Fudge will be Biden's housing and urban development secretary, Politico and Bloomberg News reported, citing unnamed sources. If confirmed, Fudge would face a housing crisis stemming from the pandemic, which has seen millions of people miss rent and mortgage payments because of business shutdowns.
Biden asked Vilsack, who was agriculture secretary during the Obama administration, to return to the position, Axios reported, citing people familiar with the decision. Vilsack campaigned for Biden in Iowa, where he was governor for two terms, and served as an agricultural policy adviser.
The transition team did not immediately comment on the Fudge and Vilsack reports. Earlier on Tuesday, Fudge told reporters she would be honored but did not confirm she would be nominated.
'HELP IS ON THE WAY'
Trump has refused to concede his Nov. 3 election defeat, citing unsubstantiated claims of widespread voter fraud. On Tuesday, Texas filed a lawsuit petitioning the U.S. Supreme Court to throw out the results in four other states in a long-shot bid to help Trump reverse the election's outcome.
The Trump campaign and allies have filed numerous lawsuits seeking to challenge vote counts in multiple states but have met with little success. State officials have said they have found no evidence of widespread fraud.
Biden's first few months will likely be dominated by the pandemic, which is straining hospitals amid a nationwide resurgence.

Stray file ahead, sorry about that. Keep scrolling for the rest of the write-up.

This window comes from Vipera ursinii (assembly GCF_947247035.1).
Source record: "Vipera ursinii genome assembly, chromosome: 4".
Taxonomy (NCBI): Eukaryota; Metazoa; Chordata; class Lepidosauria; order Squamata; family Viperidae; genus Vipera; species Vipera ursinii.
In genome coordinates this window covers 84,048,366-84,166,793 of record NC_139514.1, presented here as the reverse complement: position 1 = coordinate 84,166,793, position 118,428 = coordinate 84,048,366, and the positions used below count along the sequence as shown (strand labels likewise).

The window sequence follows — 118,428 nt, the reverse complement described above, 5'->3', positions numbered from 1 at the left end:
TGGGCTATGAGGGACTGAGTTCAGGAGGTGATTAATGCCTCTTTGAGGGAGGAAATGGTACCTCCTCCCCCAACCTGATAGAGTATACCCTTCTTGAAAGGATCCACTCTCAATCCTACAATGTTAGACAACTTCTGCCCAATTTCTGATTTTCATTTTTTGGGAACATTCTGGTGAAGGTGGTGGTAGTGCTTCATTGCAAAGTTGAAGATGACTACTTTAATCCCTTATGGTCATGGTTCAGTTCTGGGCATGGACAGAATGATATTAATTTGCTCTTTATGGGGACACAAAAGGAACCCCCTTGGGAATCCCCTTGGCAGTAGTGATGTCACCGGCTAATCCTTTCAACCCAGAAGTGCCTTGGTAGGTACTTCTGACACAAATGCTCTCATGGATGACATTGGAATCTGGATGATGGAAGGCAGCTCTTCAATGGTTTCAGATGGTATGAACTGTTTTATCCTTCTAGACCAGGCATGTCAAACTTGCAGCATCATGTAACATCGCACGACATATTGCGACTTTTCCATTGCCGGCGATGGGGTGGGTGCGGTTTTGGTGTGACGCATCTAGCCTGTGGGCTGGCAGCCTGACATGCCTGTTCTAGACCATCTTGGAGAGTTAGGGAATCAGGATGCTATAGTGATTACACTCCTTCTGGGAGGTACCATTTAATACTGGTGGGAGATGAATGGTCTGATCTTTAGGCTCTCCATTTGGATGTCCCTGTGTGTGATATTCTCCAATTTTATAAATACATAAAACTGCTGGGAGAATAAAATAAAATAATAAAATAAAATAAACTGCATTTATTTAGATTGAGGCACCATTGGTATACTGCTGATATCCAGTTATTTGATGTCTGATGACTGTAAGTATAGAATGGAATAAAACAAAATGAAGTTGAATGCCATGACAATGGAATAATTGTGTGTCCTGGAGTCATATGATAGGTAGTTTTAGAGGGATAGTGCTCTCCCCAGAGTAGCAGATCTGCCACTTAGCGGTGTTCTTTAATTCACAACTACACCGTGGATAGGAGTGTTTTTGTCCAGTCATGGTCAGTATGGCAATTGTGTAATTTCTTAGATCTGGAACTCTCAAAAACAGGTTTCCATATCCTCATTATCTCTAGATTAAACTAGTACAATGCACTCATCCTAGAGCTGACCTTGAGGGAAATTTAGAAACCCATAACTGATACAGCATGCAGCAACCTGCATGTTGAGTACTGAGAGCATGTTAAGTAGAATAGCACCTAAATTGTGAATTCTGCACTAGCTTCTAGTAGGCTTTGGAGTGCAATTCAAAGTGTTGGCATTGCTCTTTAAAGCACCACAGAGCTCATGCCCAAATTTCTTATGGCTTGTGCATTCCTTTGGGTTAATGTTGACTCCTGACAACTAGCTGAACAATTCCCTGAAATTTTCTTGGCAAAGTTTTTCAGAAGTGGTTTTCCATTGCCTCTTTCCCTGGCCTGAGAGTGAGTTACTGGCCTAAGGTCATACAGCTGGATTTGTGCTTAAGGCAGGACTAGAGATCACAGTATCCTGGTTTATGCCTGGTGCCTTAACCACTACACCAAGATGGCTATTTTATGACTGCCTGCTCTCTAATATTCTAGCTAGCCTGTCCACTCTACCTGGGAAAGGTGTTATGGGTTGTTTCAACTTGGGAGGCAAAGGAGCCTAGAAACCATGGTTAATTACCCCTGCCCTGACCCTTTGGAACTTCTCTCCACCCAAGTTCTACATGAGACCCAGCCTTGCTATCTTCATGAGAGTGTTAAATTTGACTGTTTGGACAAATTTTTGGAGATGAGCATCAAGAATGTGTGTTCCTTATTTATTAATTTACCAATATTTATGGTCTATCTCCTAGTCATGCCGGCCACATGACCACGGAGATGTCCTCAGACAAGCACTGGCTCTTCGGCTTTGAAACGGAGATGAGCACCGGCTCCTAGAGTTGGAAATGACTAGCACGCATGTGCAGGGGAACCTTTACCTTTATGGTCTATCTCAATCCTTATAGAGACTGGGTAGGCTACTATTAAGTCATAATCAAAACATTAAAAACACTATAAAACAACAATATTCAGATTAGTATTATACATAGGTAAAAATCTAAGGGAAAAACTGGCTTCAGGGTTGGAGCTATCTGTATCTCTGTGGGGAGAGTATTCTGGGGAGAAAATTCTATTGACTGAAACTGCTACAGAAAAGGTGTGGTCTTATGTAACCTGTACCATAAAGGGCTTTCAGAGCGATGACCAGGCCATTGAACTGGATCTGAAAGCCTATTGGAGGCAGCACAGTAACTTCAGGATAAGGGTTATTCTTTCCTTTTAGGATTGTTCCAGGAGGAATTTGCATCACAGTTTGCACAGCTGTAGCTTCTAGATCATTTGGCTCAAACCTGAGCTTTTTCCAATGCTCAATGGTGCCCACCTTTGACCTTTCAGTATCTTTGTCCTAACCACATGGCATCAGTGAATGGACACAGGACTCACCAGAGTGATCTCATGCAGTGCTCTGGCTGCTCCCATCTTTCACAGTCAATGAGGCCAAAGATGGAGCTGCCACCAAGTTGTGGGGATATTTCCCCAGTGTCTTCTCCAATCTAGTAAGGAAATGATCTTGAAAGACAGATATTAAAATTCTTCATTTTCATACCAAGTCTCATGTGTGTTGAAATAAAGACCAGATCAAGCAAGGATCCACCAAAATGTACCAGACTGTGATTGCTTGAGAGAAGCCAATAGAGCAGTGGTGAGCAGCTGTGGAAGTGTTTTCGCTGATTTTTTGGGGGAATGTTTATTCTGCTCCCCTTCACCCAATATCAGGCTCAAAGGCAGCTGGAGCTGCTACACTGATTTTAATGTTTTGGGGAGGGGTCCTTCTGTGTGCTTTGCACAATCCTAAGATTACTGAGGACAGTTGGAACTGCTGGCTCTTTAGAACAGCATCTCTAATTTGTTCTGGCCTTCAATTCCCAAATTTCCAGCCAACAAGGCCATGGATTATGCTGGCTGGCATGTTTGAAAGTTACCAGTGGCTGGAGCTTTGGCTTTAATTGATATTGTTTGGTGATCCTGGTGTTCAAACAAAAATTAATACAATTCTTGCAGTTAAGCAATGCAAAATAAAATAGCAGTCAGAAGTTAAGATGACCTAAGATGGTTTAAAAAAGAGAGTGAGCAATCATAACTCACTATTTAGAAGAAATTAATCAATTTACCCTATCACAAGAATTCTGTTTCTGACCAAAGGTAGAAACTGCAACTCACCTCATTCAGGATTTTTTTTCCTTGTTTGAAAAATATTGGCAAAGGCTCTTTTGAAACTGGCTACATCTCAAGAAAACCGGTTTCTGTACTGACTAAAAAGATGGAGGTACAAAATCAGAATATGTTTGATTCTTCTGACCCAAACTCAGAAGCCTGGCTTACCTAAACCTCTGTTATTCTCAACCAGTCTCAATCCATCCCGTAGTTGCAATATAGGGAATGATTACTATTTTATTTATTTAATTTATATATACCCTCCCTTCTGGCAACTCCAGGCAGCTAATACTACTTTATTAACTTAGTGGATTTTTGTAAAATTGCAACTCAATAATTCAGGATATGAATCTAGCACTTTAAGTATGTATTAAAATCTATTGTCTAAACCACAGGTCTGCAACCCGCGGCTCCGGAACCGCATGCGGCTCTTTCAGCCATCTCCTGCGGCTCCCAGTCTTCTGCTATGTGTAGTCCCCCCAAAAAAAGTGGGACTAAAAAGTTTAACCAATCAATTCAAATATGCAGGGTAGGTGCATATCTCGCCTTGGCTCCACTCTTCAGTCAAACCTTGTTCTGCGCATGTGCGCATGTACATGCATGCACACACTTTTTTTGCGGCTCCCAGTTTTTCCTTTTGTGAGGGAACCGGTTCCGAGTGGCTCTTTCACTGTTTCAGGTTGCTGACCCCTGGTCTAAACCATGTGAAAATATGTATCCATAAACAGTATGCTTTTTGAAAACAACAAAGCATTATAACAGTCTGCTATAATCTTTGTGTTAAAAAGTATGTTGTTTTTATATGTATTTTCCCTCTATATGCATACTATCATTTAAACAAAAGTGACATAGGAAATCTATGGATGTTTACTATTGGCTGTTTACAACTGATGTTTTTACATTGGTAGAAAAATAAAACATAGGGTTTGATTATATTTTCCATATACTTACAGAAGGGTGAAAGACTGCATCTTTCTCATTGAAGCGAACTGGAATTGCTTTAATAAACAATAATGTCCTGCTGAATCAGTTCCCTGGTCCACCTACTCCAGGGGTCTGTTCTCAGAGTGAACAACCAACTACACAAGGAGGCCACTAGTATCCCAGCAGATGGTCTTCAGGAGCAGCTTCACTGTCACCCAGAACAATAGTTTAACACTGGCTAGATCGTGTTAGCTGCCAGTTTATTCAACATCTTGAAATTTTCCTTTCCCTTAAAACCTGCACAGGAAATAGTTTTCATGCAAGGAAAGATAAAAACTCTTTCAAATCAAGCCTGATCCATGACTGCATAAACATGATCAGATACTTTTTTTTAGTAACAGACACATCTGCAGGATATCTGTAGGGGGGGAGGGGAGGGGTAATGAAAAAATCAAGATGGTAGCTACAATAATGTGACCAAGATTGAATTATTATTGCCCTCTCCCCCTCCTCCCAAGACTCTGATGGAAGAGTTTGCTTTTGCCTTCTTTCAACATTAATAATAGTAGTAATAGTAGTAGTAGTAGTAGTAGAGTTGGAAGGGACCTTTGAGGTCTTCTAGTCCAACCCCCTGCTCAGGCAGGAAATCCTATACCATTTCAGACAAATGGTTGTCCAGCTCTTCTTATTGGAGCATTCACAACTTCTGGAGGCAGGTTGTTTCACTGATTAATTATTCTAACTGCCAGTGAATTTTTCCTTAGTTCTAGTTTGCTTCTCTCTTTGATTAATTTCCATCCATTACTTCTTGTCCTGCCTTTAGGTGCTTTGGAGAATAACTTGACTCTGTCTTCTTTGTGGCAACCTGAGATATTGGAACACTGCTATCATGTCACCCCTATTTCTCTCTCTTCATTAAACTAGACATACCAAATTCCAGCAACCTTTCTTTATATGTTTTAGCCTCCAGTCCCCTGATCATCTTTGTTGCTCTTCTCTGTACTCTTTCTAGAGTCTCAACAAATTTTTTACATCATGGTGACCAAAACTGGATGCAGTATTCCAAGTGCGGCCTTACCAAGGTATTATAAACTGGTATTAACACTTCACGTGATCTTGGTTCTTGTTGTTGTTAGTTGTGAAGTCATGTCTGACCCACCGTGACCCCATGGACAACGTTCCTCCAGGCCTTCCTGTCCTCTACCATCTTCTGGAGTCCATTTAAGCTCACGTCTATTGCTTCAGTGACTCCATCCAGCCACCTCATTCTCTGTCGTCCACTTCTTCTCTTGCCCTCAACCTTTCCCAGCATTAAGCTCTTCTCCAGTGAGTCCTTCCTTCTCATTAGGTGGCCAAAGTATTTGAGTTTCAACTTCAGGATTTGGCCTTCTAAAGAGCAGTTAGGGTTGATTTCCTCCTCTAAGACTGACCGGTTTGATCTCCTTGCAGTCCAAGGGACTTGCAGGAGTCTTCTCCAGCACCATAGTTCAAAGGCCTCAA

The rest of Biden's top public health advisers include Dr. Rochelle Walensky, chief of infectious diseases at Massachusetts General Hospital in Boston, who will run the U.S. Centers for Disease Control and Prevention; Dr. Anthony Fauci, director of the National Institute of Allergy and Infectious Diseases, who will also be Biden's chief medical adviser on the virus; and Dr. Vivek Murthy, the former surgeon general, who will reprise that role under Biden.
Jeff Zients, an economic adviser known for his managerial skills, will serve as Biden's coronavirus "czar," overseeing the pandemic response, including the vaccine distribution.
"Help is on the way," Vice President-elect Kamala Harris said after Biden's new healthcare team members introduced themselves. "And it is long overdue."
(Reporting by Simon Lewis in Delaware and Phil Stewart in Washington; Additional reporting by Trevor Hunnicutt, Andrea Shalal, John Whitesides, Makini Brice, Doina Chiacu, Jason Lange; writing by Grant McCool and Joseph Ax; Editing by Ross Colvin, Jonathan Oatis and Peter Cooney)
This story has not been edited by Firstpost staff and is generated by auto-feed.
By Robin Emmott and John Irish | BRUSSELS/PARIS BRUSSELS/PARIS France and Germany will agree to a U.S. plan for NATO to take a bigger role in the fight against Islamic militants at a meeting with President Donald Trump on Thursday, but insist the move is purely symbolic, four senior European diplomats said.The decision to allow the North Atlantic Treaty Organization to join the coalition against Islamic State in Syria and Iraq follows weeks of pressure on the two allies, who are wary of NATO confronting Russia in Syria and of alienating Arab countries who see NATO as pushing a pro-Western agenda."NATO as an institution will join the coalition," said one senior diplomat involved in the discussions. "The question is whether this just a symbolic gesture to the United States